Imagining a world without prisons is not an easy thing to do, especially when you live in the global epicenter of mass incarceration. In the U.S. right now, there are over 2.3 million people doing time in state and federal prisons, local jails, juvenile halls, immigration detention centers, and various other correctional facilities. That’s a ratio of 716 incarcerated people for every 100,000 residents—higher than any other country. 40% of the incarcerated population is black, and 60% are people of color, according to the Prison Policy Institute. The vast majority of prisoners are poor.
It wasn’t always this way. Most of the growth in U.S. prisons occurred over the last four decades, during which time the prison population more than quadrupled—a growth rate that far outpaced general population gains over the same span. Today, the U.S. prison population is holding steady, but there are indications that the 40-year trend may be on the cusp of a reversal. Tough-on-crime political stances and harsh sentencing laws that fuel prison growth have, over the last several years, ceded ground to an emerging and bipartisan consensus that prison overpopulation probably isn’t a good thing for the country.
Whether because of the price tag—the U.S. spends $80 billion on incarceration every year, according to one study—or more humanitarian concerns, reducing the number of people we lock up is an idea that’s gaining steam.
It’s also producing strange bedfellows. Just last year, a prison-reform coalition calling for lighter sentencing laws and a reduced prison population made news, not because of its positions, but because of who is involved: next to liberal groups like the ACLU, the coalition includes Koch Industries, the multinational company owned by the arch conservative billionaire Koch brothers, and at least one group that ideologically has more in common with Tea Party conservatives than traditionally liberal justice reform advocates.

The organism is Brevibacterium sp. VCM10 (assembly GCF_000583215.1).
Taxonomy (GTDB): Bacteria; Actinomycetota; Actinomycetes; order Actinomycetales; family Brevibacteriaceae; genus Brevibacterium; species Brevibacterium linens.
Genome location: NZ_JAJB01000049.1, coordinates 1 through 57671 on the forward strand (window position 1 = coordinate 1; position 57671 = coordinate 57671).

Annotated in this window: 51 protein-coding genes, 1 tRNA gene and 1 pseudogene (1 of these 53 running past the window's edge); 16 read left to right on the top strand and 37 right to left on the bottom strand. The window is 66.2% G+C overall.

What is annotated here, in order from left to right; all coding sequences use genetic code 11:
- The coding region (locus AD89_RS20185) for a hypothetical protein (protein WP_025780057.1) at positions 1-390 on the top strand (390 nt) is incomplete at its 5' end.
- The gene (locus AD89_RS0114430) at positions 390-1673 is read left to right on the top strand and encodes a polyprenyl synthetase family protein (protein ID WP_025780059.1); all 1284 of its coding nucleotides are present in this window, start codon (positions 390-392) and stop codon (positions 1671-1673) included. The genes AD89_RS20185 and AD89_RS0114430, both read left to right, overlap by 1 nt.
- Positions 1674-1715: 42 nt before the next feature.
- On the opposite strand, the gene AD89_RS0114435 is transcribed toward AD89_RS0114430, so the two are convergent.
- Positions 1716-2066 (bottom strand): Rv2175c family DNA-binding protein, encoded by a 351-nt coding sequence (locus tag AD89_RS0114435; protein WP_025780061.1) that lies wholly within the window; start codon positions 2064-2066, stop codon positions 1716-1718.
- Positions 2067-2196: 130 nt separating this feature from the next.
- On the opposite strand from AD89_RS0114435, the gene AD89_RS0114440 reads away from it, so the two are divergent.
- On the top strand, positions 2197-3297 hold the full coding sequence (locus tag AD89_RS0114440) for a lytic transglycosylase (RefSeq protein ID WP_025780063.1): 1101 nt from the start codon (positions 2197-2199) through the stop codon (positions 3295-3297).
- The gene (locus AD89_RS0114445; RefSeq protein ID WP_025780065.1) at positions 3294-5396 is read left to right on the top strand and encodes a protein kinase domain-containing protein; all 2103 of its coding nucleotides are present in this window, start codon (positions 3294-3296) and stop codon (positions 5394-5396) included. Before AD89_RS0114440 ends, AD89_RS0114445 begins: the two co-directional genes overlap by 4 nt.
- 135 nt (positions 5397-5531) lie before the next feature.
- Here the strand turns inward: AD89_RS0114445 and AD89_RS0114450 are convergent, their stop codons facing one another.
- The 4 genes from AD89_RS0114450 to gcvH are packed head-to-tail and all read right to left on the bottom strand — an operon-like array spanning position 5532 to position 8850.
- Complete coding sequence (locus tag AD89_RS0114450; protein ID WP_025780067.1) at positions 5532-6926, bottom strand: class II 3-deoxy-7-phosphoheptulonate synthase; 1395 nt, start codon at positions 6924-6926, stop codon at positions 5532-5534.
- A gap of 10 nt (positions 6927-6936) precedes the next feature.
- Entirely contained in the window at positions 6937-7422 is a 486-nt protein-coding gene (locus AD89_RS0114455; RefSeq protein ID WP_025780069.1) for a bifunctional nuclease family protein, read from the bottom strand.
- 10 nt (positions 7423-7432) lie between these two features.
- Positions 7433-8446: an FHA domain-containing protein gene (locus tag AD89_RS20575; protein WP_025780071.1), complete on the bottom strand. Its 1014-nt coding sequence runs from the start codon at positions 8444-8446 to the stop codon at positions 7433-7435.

Few if any prison reformers would argue, however, that prisons should (or could) be done away with completely. But that doesn’t mean the argument isn’t being made.
For prison abolitionists, a world without prisons isn’t only possible—it’s indispensable and inseparable from a broader struggle for social justice, freedom, and equality. The U.S. prison system, say abolitionists, is part of the legacy of slavery and cannot be reformed, because it is doing exactly what it was intended to do: maintain the power status quo, by keeping historically oppressed people down.
Fusion’s Rise Up: Be Heard fellowship interviewed several abolitionists based in Oakland, CA, to learn more about the history and intellectual underpinnings of their movement.
Mohamed Shehk is a communication director at Critical Resistance, a national organization that opposes the expansion of the prison industrial complex. He spoke to us about the history of the prison abolition movement and where, in his opinion, it needs to go next.
The prison abolition movement is tiny compared to more mainstream prison and criminal justice reform efforts, but the idea has a global following. Last year, abolitionists from around the globe convened in Ecuador for the
And it isn’t only activists working outside of the system that are embracing abolition. Last year, the National Lawyer’s Guild, a progressive association of attorneys, law students, and legal workers, drafted and passed a resolution in support of abolishing prisons and calling for a “redirection” of prison and policing budgets into social service and re-entry programs for ex-prisoners.
KellyLou Densmore, a regional vice president with the National Lawyers Guild, told us why she thinks it’s important that legal professionals play a role in the abolition movement.
This all begs an important question: Is a world without prisons realistic? What would we do with people who commit extreme acts of violence? Those who pose an immediate threat to others? It was hard to get a direct answer from the abolitionists we spoke to. Mohamed Shehk, responding via email to Fusion, wrote, “There is not a single one size fits all solution.” But there are, he added, “more effective ways of addressing harm that uplift people, not punish them.”
Kamau Walton, also a representative of Critical Resistance Oakland, spoke to us about some of the models and practices that abolitionists believe could replace the punitive criminal justice system that we have in place today.